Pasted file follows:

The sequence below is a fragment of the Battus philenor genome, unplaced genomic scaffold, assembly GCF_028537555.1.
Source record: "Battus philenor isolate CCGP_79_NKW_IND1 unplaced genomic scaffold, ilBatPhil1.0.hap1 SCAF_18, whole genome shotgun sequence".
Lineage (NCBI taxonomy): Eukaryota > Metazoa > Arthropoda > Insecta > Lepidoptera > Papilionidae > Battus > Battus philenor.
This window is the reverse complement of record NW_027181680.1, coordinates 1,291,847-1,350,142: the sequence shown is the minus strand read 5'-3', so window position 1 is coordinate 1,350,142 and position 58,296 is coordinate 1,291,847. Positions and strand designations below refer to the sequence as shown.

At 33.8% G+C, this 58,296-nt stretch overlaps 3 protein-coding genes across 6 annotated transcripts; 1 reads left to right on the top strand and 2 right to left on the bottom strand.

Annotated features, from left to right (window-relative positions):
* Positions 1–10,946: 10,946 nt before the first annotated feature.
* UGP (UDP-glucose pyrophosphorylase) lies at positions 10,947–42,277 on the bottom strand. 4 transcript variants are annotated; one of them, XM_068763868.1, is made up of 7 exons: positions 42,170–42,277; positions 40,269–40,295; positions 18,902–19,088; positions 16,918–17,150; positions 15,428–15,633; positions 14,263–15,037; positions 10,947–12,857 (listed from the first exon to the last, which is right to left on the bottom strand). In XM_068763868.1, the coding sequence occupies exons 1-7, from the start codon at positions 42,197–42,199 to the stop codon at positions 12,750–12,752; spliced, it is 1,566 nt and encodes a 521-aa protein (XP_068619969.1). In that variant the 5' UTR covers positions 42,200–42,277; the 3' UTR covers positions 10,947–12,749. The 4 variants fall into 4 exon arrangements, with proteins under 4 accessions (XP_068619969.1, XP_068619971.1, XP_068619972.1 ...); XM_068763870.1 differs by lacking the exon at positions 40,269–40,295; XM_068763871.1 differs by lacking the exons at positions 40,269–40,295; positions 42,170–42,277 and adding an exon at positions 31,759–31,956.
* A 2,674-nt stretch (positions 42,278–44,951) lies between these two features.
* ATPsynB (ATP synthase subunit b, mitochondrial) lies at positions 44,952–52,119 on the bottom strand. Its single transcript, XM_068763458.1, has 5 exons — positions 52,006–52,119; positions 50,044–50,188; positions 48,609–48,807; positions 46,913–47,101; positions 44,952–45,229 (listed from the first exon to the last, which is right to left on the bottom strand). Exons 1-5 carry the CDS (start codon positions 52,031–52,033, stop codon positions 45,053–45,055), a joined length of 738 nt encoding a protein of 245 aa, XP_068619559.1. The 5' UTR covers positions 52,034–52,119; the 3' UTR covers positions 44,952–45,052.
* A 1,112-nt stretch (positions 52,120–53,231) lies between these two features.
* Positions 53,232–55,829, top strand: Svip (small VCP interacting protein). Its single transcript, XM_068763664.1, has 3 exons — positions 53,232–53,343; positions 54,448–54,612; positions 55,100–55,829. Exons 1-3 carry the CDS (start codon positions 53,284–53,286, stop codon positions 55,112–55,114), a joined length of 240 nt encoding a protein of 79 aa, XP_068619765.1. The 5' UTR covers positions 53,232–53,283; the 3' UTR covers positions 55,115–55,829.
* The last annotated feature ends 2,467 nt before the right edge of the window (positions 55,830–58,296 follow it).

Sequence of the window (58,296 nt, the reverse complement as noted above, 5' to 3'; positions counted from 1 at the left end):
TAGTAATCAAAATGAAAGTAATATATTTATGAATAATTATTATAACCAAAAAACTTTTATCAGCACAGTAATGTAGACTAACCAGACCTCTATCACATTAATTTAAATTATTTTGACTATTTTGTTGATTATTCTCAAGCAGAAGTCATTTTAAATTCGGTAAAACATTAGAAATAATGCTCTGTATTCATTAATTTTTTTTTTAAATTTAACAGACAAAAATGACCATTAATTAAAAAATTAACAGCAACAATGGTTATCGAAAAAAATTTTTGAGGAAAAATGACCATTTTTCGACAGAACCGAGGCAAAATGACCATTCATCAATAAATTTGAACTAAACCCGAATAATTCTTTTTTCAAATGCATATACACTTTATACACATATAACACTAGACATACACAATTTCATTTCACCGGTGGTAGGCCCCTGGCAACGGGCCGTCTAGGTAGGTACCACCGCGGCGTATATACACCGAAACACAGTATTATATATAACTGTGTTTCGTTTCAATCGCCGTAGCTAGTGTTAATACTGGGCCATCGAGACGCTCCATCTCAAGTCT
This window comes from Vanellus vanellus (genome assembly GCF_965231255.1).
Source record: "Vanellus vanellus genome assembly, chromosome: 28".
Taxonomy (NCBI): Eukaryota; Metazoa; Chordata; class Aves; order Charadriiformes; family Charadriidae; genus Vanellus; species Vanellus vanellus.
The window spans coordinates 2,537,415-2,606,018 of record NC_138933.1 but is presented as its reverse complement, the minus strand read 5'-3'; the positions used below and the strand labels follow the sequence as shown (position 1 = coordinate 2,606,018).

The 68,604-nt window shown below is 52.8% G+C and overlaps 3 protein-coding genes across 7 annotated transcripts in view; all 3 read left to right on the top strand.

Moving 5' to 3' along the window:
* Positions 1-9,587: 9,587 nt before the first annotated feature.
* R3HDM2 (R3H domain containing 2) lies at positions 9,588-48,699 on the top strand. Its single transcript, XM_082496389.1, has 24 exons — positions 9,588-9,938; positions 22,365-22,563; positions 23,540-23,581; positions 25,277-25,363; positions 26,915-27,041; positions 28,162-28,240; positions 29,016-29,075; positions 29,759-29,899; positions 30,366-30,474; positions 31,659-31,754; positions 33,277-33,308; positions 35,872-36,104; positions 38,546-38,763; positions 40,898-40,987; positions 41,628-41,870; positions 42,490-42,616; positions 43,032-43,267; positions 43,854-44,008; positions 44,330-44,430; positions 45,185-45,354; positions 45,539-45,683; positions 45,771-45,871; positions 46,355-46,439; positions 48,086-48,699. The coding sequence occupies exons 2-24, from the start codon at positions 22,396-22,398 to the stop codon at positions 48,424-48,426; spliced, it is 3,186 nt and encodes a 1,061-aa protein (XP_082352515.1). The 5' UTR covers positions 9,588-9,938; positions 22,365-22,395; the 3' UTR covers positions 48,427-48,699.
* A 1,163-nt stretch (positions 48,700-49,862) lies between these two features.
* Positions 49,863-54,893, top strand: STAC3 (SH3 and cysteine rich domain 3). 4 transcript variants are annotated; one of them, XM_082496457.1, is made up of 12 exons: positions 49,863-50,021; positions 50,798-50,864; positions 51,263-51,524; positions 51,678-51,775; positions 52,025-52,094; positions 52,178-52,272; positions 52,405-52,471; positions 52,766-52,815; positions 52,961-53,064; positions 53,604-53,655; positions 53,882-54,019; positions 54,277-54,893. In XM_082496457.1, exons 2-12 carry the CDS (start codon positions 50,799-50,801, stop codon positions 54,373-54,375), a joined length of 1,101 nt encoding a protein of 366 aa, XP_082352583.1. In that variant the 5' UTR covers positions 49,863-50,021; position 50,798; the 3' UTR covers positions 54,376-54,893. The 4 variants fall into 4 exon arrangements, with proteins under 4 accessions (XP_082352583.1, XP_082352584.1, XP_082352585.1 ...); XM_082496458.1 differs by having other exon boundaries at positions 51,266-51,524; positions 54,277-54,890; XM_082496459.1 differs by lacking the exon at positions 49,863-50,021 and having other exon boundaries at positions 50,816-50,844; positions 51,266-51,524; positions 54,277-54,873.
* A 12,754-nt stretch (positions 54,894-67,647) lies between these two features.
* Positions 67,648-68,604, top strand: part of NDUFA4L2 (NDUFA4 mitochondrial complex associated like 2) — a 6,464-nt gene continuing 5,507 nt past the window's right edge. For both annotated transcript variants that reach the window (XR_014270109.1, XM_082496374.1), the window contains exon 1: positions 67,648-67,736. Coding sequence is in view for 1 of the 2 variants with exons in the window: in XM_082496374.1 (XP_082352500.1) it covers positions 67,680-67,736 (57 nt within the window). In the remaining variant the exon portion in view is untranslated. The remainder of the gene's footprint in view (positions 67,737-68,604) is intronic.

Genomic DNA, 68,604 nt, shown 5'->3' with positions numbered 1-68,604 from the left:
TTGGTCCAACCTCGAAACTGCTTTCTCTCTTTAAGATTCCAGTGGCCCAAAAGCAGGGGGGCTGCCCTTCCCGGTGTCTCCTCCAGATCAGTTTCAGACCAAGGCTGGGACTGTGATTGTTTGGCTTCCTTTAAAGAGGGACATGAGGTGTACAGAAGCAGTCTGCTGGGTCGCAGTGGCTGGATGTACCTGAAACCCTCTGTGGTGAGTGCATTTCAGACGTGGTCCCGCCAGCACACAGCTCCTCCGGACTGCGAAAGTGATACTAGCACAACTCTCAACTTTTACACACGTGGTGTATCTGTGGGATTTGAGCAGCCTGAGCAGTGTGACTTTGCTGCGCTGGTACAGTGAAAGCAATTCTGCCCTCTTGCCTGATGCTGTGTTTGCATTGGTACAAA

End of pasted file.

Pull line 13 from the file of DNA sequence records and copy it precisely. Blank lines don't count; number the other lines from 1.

* The last annotated feature ends 2,467 nt before the right edge of the window (positions 55,830–58,296 follow it).